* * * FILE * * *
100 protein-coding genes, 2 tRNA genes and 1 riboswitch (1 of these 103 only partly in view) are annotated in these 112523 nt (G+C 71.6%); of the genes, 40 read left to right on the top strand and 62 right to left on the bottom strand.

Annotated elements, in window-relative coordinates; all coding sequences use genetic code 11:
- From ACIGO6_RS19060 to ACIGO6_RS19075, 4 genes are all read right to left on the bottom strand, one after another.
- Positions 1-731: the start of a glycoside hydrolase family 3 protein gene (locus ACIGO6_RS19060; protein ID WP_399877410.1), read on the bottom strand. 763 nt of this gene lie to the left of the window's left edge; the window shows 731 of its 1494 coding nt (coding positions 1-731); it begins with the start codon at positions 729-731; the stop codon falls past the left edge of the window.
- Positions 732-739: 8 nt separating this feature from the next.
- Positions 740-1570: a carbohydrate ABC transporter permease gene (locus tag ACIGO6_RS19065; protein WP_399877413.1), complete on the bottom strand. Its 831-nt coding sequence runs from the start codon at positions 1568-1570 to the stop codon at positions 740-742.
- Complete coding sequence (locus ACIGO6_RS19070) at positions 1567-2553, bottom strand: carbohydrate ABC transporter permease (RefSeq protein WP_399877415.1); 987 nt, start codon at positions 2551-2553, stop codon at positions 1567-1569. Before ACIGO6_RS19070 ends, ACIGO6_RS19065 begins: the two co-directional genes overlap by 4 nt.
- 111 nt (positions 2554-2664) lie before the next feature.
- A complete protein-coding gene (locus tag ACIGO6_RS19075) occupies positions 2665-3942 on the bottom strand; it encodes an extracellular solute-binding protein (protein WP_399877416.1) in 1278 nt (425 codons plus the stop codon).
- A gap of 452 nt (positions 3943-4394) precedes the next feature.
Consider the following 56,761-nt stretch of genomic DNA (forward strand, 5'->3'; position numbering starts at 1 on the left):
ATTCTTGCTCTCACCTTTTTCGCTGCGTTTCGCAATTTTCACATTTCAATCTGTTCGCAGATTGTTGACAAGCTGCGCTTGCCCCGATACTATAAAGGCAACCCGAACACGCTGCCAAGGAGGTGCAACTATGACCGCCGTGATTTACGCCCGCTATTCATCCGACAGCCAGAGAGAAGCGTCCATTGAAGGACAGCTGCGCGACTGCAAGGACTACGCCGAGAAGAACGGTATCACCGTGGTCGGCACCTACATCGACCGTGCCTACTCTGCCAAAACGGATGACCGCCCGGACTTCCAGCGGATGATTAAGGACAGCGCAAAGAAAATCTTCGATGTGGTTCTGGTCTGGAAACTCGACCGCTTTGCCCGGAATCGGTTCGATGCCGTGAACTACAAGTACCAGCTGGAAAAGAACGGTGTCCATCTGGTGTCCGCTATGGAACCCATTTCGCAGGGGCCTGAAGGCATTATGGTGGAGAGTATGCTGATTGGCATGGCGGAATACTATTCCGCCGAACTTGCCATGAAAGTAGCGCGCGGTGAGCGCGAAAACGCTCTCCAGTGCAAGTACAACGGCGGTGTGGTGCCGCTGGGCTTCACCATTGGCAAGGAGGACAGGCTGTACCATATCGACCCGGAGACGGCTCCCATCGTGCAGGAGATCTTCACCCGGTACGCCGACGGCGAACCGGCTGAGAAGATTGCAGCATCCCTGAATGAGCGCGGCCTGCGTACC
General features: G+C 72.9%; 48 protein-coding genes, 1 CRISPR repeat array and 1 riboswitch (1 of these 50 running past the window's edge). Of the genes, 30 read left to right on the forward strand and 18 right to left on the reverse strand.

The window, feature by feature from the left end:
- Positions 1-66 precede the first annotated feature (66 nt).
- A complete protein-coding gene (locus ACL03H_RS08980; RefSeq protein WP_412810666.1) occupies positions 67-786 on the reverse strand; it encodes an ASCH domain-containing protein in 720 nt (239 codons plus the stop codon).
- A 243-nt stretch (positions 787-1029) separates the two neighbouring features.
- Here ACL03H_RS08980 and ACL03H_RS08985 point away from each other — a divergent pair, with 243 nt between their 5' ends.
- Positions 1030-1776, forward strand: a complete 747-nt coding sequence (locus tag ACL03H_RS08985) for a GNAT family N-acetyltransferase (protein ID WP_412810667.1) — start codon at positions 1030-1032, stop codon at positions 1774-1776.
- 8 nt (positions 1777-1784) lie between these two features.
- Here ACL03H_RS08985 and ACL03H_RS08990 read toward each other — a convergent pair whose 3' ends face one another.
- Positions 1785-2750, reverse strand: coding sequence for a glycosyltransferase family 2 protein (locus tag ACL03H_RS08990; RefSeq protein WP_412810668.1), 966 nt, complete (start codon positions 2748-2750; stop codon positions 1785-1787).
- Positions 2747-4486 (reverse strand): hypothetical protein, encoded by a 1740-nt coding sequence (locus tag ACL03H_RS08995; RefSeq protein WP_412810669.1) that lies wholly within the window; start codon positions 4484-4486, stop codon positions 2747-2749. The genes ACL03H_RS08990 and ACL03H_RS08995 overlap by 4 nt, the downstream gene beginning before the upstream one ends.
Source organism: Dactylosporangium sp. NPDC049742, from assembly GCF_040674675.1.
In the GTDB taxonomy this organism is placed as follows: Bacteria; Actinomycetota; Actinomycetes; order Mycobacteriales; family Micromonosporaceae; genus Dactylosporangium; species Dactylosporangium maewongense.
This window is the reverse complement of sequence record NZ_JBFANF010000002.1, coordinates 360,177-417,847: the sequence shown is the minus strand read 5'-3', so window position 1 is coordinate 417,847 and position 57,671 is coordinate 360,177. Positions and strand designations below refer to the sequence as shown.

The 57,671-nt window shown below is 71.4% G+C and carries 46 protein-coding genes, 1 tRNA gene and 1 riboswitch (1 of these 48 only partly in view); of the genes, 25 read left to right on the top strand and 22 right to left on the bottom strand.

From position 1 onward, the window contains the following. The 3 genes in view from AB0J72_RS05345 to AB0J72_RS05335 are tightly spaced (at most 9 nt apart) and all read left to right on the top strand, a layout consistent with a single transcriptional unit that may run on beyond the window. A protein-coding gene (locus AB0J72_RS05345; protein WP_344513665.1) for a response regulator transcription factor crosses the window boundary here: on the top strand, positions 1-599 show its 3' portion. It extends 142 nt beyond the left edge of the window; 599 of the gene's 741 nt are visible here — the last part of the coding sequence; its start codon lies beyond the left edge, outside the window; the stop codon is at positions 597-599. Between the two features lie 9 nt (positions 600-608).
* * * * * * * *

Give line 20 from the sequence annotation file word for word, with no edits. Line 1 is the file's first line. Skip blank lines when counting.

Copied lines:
- 8 nt (positions 1777-1784) lie between these two features.